There’s a smell of success Friday at the Huntington Library, Art Collections and Botanical Gardens — and it sure stinks.
For only the sixth time in the San Marino library’s history, a “corpse flower” has bloomed at the Huntington.
The 3-foot-5-inch flower — officially known as an Amorphophallus titanum — began blooming Thursday night and finished the job Friday, revealing not only its colorful maroon interior but its even more notorious smell, similar to that of decomposing animals and vegetables.
The flower is smaller than those that bloomed at The Huntington in 1999, 2002, 2009, 2010 and 2014. But Huntington officials said the current plant’s smaller size hasn’t thwarted the force of its odor.
The species, native to the rain forests of Sumatra and also known as Titan Arum, is billed as the world’s largest flower, but it is technically an “inflorescence,” or a cluster of flowers.
It can reach more than six feet in height when it blooms, opening to a diameter of three to four feet. When in one of its ultra-rare blooms, it gives off the stench of rotting flesh, attracting insects that pollinate the flowers deep inside.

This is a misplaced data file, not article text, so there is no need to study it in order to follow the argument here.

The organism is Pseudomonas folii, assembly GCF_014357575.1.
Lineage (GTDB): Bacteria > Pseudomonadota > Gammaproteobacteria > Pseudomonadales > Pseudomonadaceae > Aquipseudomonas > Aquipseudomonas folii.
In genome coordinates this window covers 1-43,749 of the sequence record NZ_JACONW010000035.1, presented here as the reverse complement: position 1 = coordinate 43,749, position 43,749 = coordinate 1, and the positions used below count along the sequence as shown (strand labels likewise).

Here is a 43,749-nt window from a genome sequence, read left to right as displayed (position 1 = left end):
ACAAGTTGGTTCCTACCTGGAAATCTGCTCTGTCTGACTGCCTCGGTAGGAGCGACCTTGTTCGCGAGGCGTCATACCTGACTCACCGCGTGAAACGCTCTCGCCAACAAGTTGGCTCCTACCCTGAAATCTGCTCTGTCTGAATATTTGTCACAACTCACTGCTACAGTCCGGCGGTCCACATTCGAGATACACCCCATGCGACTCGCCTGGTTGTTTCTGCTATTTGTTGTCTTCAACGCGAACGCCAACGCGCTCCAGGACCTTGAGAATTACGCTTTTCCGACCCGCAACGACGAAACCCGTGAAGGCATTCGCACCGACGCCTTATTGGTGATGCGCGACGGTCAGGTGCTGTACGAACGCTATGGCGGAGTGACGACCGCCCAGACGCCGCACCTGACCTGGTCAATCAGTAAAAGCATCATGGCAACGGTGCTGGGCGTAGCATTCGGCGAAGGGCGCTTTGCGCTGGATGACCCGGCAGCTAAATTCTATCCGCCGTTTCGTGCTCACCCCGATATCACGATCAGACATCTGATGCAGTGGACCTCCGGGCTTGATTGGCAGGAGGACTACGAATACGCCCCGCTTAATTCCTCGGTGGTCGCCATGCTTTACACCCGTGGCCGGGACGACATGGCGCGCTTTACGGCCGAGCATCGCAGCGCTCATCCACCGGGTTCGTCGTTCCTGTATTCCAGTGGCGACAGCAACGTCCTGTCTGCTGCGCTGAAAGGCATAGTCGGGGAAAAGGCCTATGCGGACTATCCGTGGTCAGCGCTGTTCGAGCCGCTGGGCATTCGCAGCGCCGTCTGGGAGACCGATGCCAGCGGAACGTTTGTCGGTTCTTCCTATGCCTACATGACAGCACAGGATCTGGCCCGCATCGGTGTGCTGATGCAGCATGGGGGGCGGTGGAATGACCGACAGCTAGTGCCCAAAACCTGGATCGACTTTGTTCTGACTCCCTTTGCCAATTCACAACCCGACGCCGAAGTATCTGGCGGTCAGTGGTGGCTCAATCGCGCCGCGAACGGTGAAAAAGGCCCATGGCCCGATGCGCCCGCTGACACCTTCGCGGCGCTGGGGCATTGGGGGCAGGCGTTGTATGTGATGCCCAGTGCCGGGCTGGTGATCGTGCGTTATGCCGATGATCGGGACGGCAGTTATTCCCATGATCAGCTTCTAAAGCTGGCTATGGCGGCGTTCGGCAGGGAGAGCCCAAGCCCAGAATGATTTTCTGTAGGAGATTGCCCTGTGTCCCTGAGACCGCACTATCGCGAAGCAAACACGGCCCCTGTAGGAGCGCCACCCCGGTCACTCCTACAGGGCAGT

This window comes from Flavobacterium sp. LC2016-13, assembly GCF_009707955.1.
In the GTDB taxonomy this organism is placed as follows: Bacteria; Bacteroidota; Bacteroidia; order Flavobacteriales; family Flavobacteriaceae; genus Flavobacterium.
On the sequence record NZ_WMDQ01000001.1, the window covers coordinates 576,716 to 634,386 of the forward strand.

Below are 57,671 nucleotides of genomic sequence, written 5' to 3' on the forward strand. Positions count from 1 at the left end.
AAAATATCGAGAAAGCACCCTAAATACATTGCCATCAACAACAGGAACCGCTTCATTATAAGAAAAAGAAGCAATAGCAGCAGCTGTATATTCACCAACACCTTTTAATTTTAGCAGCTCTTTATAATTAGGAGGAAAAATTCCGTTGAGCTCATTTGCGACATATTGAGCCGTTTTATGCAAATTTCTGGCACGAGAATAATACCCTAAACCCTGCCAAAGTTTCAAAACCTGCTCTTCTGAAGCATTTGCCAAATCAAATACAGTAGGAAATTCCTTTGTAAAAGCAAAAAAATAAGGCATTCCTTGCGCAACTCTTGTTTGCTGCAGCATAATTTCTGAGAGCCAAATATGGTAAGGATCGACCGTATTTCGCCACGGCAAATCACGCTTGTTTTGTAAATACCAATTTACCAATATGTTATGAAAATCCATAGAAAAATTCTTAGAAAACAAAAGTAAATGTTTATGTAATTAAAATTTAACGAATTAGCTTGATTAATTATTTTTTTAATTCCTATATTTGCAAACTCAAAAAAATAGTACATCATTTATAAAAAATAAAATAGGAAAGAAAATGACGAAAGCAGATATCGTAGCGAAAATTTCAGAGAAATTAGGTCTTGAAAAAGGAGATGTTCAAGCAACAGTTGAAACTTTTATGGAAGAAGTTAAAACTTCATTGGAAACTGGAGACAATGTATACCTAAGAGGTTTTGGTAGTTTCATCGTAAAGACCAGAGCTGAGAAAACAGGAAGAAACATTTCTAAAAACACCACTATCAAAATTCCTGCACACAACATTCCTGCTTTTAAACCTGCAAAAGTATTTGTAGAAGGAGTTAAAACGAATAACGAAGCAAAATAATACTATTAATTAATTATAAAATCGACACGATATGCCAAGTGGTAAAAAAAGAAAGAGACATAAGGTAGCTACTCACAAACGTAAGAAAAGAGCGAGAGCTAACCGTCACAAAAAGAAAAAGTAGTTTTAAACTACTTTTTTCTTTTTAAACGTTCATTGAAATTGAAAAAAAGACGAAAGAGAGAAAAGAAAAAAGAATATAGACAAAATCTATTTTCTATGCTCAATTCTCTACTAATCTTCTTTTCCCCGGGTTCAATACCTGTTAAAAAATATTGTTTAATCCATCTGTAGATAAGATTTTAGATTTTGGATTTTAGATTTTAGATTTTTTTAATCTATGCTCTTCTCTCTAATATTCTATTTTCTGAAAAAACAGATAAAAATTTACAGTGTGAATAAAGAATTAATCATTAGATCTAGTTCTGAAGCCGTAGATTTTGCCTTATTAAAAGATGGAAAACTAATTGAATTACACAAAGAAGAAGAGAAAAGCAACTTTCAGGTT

Library spokeswoman Lisa Blackburn said two more corpse flowers cultivated at the Huntington may bloom in the next few days.
“We have our fingers crossed,” she said.
The typical corpse flower bloom usually lasts only about 24 hours.
According to Blackburn, the blooming plant produces two key gases — dimethyl disulfide and dimethyl trisulfide — that create the death-like aroma.
What prompts a particular plant to start the blooming process largely remains a mystery, Blackburn said, but the corpse flower tends to bloom during hot weather. Blackburn surmises the recent heat wave that has blanketed Southern California may have triggered the chemical reaction that brings on the olfactory-challenging rejuvenation.
When a corpse flower was first displayed at the Kew Royal Botanic Gardens in the late 19th century, at least one Victorian woman was said to have swooned when she got a whiff of the bloom.
The flower was first displayed in the United States in 1937 at the New York Botanical Garden.
The Huntington’s bloomed corpse flower is on display at the garden’s Rose Hills Foundation Conservatory for Botanical Science, which houses hundreds of rare tropical specimens.
The plant that bloomed has been given the nickname “Stink.”
The two other flowers anticipated to bloom have been dubbed “Stunk” and “Stank,” just in case.
All three plants are among the 55 of the species being cultivated at the conservatory.
“People are fascinated by (them),” said Blackburn, a 32-year Huntington employee. “It attracts a lot of attention. It’s the wildest thing, a really large, strange-looking plant and everything about it is wild, including the smell. It causes a lot of curiosity and really piques people’s interest.”
The Huntington, 1151 Oxford Road, San Marino, is open 10 a.m. to 5 p.m. daily.
For updates on the bloom, the public can visit the library’s web site at www.huntington.org.
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